The spokesman, Stuart Roy, said the money was refunded last month. Roy said contribution originated with an American executive at Liquid Capital Markets Ltd., but that the donation was mistakenly drawn from the foreign firm's accounts, necessitating its return.
Obama's campaign on Friday reported raising a combined $29.1 million in January among the campaign, the Democratic National Committee and other joint fundraising committees. The major super PAC backing Obama, Priorities USA Action, raised only $58,000 last month — mostly from a $50,000 contribution by Chicago businessman John Rogers — underscoring why Obama encouraged his supporters recently to give to the super PAC.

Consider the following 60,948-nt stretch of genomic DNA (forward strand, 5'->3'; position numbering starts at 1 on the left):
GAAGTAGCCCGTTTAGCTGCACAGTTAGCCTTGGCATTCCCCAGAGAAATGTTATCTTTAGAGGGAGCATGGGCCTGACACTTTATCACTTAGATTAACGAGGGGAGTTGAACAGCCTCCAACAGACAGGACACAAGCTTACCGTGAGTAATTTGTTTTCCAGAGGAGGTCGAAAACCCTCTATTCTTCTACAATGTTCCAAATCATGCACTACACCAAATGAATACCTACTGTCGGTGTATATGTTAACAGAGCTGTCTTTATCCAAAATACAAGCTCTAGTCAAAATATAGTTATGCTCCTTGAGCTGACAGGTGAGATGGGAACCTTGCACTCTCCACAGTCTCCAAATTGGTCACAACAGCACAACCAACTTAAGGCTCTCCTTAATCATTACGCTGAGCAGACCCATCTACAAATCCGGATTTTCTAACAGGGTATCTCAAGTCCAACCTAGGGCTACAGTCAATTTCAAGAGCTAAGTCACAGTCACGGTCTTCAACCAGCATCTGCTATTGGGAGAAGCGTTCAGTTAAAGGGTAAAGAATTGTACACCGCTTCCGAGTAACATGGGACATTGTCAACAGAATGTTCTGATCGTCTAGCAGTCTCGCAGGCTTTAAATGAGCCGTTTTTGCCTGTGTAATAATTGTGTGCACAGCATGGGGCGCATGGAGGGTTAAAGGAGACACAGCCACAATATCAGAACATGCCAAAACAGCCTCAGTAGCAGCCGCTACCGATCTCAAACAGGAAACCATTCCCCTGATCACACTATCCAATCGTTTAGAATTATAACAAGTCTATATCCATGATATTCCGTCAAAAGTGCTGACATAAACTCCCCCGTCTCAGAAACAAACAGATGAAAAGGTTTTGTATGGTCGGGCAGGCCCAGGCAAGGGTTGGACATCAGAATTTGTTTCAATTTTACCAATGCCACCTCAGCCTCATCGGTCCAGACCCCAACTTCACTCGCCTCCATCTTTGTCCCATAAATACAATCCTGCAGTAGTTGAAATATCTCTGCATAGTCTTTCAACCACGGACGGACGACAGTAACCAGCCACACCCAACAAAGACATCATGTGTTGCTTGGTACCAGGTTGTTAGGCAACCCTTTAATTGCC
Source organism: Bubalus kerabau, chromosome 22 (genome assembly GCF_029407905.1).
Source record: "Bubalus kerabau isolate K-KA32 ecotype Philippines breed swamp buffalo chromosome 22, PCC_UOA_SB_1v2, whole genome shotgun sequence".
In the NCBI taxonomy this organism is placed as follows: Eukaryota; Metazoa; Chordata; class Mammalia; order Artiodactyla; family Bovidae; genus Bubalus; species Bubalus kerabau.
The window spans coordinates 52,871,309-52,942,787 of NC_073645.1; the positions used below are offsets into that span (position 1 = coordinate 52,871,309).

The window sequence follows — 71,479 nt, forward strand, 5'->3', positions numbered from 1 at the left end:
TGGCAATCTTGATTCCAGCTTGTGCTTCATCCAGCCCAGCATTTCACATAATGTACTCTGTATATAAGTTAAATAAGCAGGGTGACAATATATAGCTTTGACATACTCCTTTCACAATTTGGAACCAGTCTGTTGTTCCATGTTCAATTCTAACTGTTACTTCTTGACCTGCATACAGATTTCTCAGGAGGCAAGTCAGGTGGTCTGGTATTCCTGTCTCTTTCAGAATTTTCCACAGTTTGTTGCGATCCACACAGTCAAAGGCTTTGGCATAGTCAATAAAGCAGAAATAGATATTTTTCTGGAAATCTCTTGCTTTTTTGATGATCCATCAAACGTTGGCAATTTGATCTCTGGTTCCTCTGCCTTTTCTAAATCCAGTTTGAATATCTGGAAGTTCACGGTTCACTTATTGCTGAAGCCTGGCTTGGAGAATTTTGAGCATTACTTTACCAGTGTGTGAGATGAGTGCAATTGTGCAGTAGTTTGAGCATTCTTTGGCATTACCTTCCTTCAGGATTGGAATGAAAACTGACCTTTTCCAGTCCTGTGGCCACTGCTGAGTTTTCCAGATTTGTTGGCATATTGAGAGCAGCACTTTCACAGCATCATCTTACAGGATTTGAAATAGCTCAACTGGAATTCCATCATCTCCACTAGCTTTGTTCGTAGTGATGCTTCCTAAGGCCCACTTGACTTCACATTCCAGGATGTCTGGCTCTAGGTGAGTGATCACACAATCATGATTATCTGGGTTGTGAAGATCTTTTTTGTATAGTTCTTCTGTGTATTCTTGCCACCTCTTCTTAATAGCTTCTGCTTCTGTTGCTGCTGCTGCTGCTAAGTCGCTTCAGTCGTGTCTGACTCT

The reports likely will rekindle criticism of the groups, which were made possible under a 2010 Supreme Court ruling in the Citizens United case. The super PACs must legally remain independent from the candidates they support, but many are staffed with former campaign aides who have intimate knowledge of the campaigns' strategies.
Late Friday, the Supreme Court put on hold a Montana case that bore striking similarities. Two justices said the newest case provides an opportunity for the court to reconsider whether millionaires and billionaires should be allowed to continue pouring millions of dollars into the presidential election.
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